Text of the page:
It was proudly trumpeted as ‘Freedom Day’ by the State Government.
But for much of the local business community in the region, October 11 was anything but.
Far from bringing patrons back to pubs, cafes and shopping precincts, the new rules giving greater freedoms exclusively to the double-dose vaccinated have seen revenues plunge across the Northern Rivers.
Many businesses and community organisations have, in fact, elected to close their doors completely, until at least December 1, choosing to bunker down rather than act as policemen for the government’s new regime.
‘You probably couldn’t have done a worse thing to Byron,’ President of the Byron Business Chamber, Mark Ryan, said.
‘We don’t have the high rate of double dose vaccination in our community that they have in somewhere like Sydney, essentially because the vaccine wasn’t available.
‘Now with these new restrictions, we’re basically being punished for our lower vaccination rate.’
Revenue down 70%
With sales for local businesses down by as much as 70 per cent, the Chamber is calling on the State Government to amend the rules, so that locals with one dose under their belts can return to non-essential shops and venues.
The government recently amended the rules so that staff with a single dose could return to work. But without any customers to serve, this has simply resulted in additional staffing costs for business.
‘The current vaccination level in the Byron local government area (LGA) is now over 75 per cent of eligible people having had their single dose’, Mr Ryan said.
According to the COVID-19 data and statistics website in the Tweed LGA 86.1 per cent have had their first vaccination, Ballina LGA is at 93.7 per cent, Lismore is at 88.6 per cent, Kyogle 86.2 per cent, Richmond Valley is at 88.1 per cent and Byron LGA is now at 80.4 per cent first dose vaccination.
‘Without the ability of these vaccinated people to enter the marketplace, it will mean that local businesses will not have customers to serve, and may be forced to close their doors once again’, Mr Ryan said.
In fact, the roller shutters are already going down.
All but two of the region’s community artisan markets have elected to close their doors until December because it is virtually impossible for them, or their stallholders, to effectively police the government’s new restrictions.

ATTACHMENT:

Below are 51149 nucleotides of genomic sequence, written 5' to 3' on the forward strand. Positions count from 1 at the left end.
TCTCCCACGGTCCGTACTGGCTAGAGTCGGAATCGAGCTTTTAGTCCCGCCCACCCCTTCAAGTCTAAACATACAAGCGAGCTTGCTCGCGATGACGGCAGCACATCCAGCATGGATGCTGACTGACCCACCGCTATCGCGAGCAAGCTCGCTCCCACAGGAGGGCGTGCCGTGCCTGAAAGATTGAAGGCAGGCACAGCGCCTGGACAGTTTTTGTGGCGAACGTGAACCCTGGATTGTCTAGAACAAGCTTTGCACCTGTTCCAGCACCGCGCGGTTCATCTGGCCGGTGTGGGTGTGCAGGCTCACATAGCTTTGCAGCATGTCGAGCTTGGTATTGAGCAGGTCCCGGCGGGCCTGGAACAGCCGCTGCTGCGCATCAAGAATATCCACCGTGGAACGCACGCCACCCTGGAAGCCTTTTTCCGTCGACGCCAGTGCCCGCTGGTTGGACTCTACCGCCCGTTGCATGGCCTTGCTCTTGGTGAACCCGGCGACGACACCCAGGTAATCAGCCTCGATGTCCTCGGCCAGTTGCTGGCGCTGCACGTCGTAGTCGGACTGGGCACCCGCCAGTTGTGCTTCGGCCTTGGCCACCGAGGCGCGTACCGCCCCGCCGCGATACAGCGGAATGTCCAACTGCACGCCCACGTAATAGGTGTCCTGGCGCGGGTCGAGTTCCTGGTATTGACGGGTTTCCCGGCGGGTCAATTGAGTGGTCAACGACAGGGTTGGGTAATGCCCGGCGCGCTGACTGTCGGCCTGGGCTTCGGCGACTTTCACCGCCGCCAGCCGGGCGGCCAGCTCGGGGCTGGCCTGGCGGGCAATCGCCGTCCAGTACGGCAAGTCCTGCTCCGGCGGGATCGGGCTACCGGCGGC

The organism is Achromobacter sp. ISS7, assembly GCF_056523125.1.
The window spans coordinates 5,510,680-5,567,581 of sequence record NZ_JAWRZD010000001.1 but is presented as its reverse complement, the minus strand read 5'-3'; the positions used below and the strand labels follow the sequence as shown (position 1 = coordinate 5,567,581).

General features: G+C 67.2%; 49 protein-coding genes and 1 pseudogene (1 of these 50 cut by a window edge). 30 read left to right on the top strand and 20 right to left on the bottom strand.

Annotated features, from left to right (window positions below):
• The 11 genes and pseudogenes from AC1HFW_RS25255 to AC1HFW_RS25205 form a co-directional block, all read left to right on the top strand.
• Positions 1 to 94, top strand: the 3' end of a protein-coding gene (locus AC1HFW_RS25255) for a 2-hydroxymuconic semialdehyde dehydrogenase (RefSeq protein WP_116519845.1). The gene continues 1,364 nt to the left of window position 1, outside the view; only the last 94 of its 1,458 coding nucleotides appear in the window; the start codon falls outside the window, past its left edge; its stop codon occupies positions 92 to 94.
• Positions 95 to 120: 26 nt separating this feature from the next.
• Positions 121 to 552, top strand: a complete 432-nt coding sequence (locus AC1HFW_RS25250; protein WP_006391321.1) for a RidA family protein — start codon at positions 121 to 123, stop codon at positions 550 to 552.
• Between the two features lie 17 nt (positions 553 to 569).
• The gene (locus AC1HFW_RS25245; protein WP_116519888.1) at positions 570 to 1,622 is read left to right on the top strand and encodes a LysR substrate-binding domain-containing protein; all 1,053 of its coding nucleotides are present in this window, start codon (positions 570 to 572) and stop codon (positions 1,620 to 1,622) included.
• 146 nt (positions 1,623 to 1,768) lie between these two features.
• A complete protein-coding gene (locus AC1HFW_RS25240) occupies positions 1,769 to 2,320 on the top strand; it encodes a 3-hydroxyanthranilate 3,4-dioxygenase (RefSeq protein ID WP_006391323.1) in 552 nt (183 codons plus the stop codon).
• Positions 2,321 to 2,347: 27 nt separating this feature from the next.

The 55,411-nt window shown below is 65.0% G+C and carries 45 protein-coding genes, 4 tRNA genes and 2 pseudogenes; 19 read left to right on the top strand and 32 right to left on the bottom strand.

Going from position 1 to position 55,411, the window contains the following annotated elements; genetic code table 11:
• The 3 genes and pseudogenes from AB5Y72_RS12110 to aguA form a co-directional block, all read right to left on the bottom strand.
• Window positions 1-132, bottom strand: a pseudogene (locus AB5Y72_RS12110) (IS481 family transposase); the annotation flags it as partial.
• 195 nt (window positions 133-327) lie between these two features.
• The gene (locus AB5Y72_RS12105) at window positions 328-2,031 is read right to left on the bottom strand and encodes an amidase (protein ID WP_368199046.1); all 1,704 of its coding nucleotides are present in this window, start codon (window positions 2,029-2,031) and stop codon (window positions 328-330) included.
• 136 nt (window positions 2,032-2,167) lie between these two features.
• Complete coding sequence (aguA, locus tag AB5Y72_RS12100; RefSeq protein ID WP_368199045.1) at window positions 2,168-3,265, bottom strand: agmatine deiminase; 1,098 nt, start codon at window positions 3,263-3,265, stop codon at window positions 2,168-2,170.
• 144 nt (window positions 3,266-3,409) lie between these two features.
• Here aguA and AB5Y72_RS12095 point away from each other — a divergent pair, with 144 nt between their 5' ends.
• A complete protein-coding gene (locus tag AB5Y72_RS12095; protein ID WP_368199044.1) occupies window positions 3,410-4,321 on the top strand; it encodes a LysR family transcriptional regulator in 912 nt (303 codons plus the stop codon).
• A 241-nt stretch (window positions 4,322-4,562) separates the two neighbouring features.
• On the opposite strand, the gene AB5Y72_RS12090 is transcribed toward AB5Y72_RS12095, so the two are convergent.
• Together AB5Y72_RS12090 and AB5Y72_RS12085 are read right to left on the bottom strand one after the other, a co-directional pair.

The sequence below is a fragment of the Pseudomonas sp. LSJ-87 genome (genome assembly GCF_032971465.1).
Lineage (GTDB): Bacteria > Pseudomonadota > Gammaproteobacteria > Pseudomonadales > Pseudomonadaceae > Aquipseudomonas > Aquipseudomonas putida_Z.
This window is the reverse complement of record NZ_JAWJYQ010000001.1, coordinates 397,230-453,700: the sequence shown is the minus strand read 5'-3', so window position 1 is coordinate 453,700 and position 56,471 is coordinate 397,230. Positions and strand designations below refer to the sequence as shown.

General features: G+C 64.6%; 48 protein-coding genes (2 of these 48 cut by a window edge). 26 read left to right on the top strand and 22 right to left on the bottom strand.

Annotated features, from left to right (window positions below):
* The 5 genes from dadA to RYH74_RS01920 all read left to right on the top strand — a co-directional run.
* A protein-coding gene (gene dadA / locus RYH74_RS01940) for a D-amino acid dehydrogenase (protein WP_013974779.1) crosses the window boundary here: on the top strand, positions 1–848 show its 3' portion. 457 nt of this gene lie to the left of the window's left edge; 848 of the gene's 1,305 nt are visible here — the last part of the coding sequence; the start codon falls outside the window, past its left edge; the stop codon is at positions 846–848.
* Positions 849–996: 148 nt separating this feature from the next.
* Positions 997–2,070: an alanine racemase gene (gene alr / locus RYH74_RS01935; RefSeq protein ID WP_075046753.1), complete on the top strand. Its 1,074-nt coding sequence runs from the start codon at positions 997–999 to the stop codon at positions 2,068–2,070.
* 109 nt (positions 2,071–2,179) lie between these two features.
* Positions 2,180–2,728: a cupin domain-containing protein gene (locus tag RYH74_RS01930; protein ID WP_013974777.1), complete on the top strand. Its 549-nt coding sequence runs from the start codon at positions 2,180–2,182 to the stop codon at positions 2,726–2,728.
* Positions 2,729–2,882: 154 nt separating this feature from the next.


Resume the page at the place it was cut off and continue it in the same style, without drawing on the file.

This includes the markets in Bangalow, Mullumbimby, Brunswick Heads and the Channon.
The organisers of the monthly artisan market in Byron, which supports over 200 local businesses, say they may also be unable to continue running the event.
They’re going to continue running Byron’s weekly Twilight market, and use it as a barometer to see whether the larger event can work or not.
Byron Markets Manager, Kate Hardman, was unequivocal in her assessment of how the new rules were affecting local business.
‘This is a backward step for our region and the economic impacts are far reaching,’ Ms Hardman said.
Hundreds of stallholders who rely on the markets for their livelihoods are now facing a very lean six weeks and an anxious wait to see whether they will be able to continue trading when the current rules change again on December 1.
Few are entitled to government support such as the COVID-19 disaster payment, which was effectively limited to those businesses affected by lockdowns.
‘I’m okay because I can get the pension, but some people are in all sorts of trouble,’ long-term stallholder Mignon Frances said.
‘They’ve got mortgages to pay, with little or no income coming in to pay them,’ said Ms Frances, who is also a member of the stallholder committee.
‘If you take into account all of the lockdowns, and now this, it’s a lot of lost income.’
Meanwhile, local MLC Ben Franklin (Nationals) announced on social media that ‘residents from Greater Sydney will not be able to travel to regional NSW until November 1. ‘To support businesses during this time, JobSaver will be extended to offer support at the 30 per cent of weekly payroll rate’.